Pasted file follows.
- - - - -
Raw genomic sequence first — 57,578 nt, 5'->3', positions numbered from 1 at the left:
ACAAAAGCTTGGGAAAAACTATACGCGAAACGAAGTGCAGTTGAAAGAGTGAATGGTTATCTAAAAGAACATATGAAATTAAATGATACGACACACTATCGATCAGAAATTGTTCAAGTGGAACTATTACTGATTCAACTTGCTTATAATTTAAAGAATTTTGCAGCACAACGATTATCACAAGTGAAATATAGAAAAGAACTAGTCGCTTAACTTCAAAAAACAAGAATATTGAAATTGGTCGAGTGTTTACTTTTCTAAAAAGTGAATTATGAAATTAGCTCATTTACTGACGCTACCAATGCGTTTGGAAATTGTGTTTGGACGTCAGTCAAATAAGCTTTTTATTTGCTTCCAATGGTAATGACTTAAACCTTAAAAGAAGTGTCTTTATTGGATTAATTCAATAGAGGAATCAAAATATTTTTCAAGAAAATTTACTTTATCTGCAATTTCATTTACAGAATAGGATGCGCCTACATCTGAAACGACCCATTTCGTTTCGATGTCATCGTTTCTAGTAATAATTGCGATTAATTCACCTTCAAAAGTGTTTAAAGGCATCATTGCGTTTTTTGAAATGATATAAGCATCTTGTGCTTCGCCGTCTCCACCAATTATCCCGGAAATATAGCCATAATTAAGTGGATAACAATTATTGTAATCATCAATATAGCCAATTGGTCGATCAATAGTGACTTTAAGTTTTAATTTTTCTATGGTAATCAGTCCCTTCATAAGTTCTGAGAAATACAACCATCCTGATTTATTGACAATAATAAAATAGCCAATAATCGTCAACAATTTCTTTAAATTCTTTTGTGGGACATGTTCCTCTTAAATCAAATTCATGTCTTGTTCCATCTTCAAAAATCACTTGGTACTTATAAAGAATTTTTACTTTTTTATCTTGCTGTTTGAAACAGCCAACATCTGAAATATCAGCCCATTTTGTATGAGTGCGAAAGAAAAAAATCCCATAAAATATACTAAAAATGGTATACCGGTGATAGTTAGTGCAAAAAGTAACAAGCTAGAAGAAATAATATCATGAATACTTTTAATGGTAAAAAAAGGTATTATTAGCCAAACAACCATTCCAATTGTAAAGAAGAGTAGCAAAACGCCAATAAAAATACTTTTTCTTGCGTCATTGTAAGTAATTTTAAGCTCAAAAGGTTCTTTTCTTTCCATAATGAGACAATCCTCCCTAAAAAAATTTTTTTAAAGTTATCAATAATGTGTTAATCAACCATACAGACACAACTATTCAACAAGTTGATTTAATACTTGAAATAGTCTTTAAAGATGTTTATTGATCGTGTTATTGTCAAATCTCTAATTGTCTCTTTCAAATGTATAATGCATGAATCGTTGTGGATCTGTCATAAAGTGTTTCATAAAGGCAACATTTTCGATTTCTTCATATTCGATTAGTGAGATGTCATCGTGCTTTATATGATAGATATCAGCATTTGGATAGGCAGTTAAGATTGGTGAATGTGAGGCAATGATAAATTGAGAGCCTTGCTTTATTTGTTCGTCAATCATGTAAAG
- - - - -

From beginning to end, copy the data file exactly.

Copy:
Raw genomic sequence first — 57,578 nt, 5'->3', positions numbered from 1 at the left:
ACAAAAGCTTGGGAAAAACTATACGCGAAACGAAGTGCAGTTGAAAGAGTGAATGGTTATCTAAAAGAACATATGAAATTAAATGATACGACACACTATCGATCAGAAATTGTTCAAGTGGAACTATTACTGATTCAACTTGCTTATAATTTAAAGAATTTTGCAGCACAACGATTATCACAAGTGAAATATAGAAAAGAACTAGTCGCTTAACTTCAAAAAACAAGAATATTGAAATTGGTCGAGTGTTTACTTTTCTAAAAAGTGAATTATGAAATTAGCTCATTTACTGACGCTACCAATGCGTTTGGAAATTGTGTTTGGACGTCAGTCAAATAAGCTTTTTATTTGCTTCCAATGGTAATGACTTAAACCTTAAAAGAAGTGTCTTTATTGGATTAATTCAATAGAGGAATCAAAATATTTTTCAAGAAAATTTACTTTATCTGCAATTTCATTTACAGAATAGGATGCGCCTACATCTGAAACGACCCATTTCGTTTCGATGTCATCGTTTCTAGTAATAATTGCGATTAATTCACCTTCAAAAGTGTTTAAAGGCATCATTGCGTTTTTTGAAATGATATAAGCATCTTGTGCTTCGCCGTCTCCACCAATTATCCCGGAAATATAGCCATAATTAAGTGGATAACAATTATTGTAATCATCAATATAGCCAATTGGTCGATCAATAGTGACTTTAAGTTTTAATTTTTCTATGGTAATCAGTCCCTTCATAAGTTCTGAGAAATACAACCATCCTGATTTATTGACAATAATAAAATAGCCAATAATCGTCAACAATTTCTTTAAATTCTTTTGTGGGACATGTTCCTCTTAAATCAAATTCATGTCTTGTTCCATCTTCAAAAATCACTTGGTACTTATAAAGAATTTTTACTTTTTTATCTTGCTGTTTGAAACAGCCAACATCTGAAATATCAGCCCATTTTGTATGAGTGCGAAAGAAAAAAATCCCATAAAATATACTAAAAATGGTATACCGGTGATAGTTAGTGCAAAAAGTAACAAGCTAGAAGAAATAATATCATGAATACTTTTAATGGTAAAAAAAGGTATTATTAGCCAAACAACCATTCCAATTGTAAAGAAGAGTAGCAAAACGCCAATAAAAATACTTTTTCTTGCGTCATTGTAAGTAATTTTAAGCTCAAAAGGTTCTTTTCTTTCCATAATGAGACAATCCTCCCTAAAAAAATTTTTTTAAAGTTATCAATAATGTGTTAATCAACCATACAGACACAACTATTCAACAAGTTGATTTAATACTTGAAATAGTCTTTAAAGATGTTTATTGATCGTGTTATTGTCAAATCTCTAATTGTCTCTTTCAAATGTATAATGCATGAATCGTTGTGGATCTGTCATAAAGTGTTTCATAAAGGCAACATTTTCGATTTCTTCATATTCGATTAGTGAGATGTCATCGTGCTTTATATGATAGATATCAGCATTTGGATAGGCAGTTAAGATTGGTGAATGTGAGGCAATGATAAATTGAGAGCCTTGCTTTATTTGTTCGTCAATCATGTAAAG